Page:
Emma Timmis"The winds had a huge effect on my day and it would slow my speed so drastically. The first two weeks the weather was so very British! I had days where it rained from beginning to end."

"I can remember as I went through a town called Geraldton hearing on the news that it was the worst weather they’d had in 20 years! But this was evened out with the stunning, summery weather I had for most of the ride."

"I love the sun and heat, and felt completely in my element riding along in 30-plus degree temperatures. The majority of nights I wild camped in my tent. Towards the end when I had less distance to cover and I was in quite built-up areas, I managed to sleep in houses most nights."

"Word spread through social media and friends of friends and I had beds offered to me almost every night for the last two weeks. This was great as I didn’t have to deal with drying out my tent through the day or battling against mosquitoes to cook my food at night, but it came with other challenges."

"I often had late nights socialising but still had to get up at the same time to get on the road. I also became very comfortable in my tent and staying in different beds each night didn’t mean I slept better."

"The thing I found most challenging about the expedition? - have I mentioned the wind already?! The main thing I looked for on the weather forecast each day was the wind as it made such an impact on me."

"One thing I’ve learned as I’ve gotten older is that I am definitely an introvert. The best definition I’ve found for ‘introvert’ is that they energise from being alone. That is definitely me - I love spending time with people but if I do it too much I feel tired."

Emma Timmis"For me, having all that time alone was a great way to energise, think and reset my mental state. I love having so much time alone with my thoughts. It’s where I feel most empowered. I would think a lot about people I love, goals for the future and how I can make a difference in the world."

"At the same time I had to think about a lot of boring things like when I would arrive in the next town, how much food I had left and where I could get water. At various points in the day I would try to focus on being present, taking in the sights, sounds and smells, and making the most of that very moment."

"Being on expedition is the only time I ever eat porridge. It doesn’t necessarily agree with me but it’s so convenient. Lightweight, quick to cook and full of energy. I carry my own petrol-fuelled stove so it’s very easy to be self-sufficient."

"Most lunches were bread-based, and dinners were pasta or cous cous - often with tuna. When I stayed with local people I had a whole variety of foods."

"I seemed to acquire a bit of an addiction to Monte Carlo biscuits too. It became such a thing that people all across Australia were buying them for me. My trailer was regularly filled with more Monte Carlo biscuits than water!"

"I actually just loved riding the Elliptigo. The way your body moves on it is so natural and free that it makes you feels so good. I had a huge smile on my face the whole time I was riding it and when people see you it makes them smile too which made me even happier."

"Riding it was vastly different from a regular bicycle, running or walking. At the end of a day I did feel tired but it was more related to being out in the elements rather than my muscles being fatigued. Each day I would wake-up and my body would feel fantastic."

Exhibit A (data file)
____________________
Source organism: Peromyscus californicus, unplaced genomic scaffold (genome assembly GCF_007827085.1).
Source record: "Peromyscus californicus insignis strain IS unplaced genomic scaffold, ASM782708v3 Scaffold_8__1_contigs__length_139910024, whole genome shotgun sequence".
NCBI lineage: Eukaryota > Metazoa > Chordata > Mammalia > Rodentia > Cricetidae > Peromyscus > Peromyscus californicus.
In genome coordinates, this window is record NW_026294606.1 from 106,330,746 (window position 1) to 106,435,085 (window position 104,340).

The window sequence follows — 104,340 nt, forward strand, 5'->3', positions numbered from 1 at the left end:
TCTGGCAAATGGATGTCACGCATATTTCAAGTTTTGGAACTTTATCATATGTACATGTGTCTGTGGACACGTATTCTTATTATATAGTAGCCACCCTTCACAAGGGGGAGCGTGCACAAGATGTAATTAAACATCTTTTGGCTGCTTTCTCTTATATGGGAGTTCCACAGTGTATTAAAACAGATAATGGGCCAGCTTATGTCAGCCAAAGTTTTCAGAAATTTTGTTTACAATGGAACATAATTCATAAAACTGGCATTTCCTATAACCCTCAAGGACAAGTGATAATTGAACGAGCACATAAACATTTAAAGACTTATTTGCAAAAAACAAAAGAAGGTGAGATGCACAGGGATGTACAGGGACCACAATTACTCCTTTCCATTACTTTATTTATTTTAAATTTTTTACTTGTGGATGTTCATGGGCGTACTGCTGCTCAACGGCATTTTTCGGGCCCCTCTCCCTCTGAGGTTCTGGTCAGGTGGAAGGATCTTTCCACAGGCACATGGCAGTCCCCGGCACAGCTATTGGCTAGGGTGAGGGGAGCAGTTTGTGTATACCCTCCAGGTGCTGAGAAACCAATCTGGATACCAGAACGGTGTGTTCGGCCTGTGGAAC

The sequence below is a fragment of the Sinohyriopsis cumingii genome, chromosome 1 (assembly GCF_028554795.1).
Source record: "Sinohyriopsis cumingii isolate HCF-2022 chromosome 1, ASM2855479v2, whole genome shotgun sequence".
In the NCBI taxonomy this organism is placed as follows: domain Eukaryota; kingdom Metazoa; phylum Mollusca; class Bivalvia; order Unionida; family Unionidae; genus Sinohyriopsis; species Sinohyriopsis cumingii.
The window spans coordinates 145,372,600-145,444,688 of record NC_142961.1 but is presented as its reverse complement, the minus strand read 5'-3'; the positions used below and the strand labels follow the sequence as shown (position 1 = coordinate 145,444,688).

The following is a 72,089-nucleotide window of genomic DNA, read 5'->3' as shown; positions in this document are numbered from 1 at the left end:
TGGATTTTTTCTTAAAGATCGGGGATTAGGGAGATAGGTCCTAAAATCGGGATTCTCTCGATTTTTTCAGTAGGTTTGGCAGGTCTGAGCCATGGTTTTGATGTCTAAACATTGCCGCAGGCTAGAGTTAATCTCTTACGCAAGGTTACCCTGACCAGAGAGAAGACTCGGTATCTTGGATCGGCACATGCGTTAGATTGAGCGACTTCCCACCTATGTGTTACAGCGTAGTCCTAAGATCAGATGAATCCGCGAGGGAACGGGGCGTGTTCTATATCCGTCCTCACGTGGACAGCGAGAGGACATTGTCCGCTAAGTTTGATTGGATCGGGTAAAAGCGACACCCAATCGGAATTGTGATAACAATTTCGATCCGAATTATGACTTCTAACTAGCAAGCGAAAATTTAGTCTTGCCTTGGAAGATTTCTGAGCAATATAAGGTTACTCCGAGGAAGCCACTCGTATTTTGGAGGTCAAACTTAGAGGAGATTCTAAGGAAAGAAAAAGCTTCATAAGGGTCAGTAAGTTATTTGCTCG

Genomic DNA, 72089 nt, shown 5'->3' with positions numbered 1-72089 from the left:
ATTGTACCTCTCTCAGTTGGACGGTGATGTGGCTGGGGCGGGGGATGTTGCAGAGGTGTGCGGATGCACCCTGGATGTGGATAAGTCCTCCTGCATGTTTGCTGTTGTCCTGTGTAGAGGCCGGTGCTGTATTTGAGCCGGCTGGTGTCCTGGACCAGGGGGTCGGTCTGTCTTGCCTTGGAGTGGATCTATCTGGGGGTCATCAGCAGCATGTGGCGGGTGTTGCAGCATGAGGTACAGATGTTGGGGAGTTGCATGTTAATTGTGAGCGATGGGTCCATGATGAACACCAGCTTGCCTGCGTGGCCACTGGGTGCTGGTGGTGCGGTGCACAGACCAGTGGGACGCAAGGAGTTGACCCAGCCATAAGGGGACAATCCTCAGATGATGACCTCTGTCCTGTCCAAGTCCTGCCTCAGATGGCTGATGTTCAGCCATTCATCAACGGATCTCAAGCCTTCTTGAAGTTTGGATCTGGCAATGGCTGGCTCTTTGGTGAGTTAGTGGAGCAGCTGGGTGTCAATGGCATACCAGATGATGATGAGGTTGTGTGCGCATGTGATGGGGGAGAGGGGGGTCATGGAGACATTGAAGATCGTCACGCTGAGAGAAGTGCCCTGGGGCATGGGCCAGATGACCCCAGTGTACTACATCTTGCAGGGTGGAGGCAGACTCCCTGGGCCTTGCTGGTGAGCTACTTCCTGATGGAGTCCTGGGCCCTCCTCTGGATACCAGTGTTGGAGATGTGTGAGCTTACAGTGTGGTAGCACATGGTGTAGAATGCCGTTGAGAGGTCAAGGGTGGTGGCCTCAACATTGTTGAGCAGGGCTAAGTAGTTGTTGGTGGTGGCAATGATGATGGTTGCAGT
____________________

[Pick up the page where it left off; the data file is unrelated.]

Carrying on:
Emma Timmis"I think it’s because you aren’t putting any impact through your body so it isn’t too strenuous on your joints. But I was tired each night. I found it very easy to sleep which is something I struggle with normally.

But, towing the trailer was really hard work, especially against a headwind and up hills. I definitely went up some hills that were the very limit I could take the trailer up in terms of steepness. Thankfully, I was on an 11 speed Elliptigo so I would just choose the lowest gear and pedal away.

Being out in the elements and exercising my whole body all day most definitely was tough, but the magic of the Elliptigo is that no matter how hard you work, the next day you just don’t ache.

On the cold, wet, windy, miserable days it was probably 90% mental challenge. There was one day that was so windy I was barely moving anywhere. It took me most of the day to move 50 kilometers."

"I could only struggle for about 3 or 4 kilometers before having to stop and rest. This day was most definitely a mental battle. I wanted to give up but actually I had no choice. I couldn’t have pitched my tent in that wind anyway so I had to keep pushing on slowly. But, if I had any phone signal and got a notification of a donation that always gave me a real boost.

"I’d also been dealing with an injury for some time too which had taken lot of my energy and I needed to get treatment for. I actually haven’t had that much time to reflect over the challenge yet, but hopefully I will one day. And I’d definitely love to do another Elliptigo challenge!"

"Unfortunately, I am still seeking a diagnosis for the injury and so far no one has been able to find it's cause. It’s been a year now since it began and it’s very frustrating. The trouble is that it’s not something you can see from the outside so it seems to be a process of elimination - like testing what it’s not."

Emma Timmis"I also think there has been more than one issue happening. But the best I can say is that there is something going on with my left calf but hopefully it will be sorted out soon. Now I’m back in the UK so hopefully I can get it sorted here. But medical treatment during this pandemic is easier said than done.

"Over the last three years I haven't been able to continue with any physical endeavours as I've struggled with this undiagnosed leg condition. But I've decided to turn adversity into opportunity and recreate my life."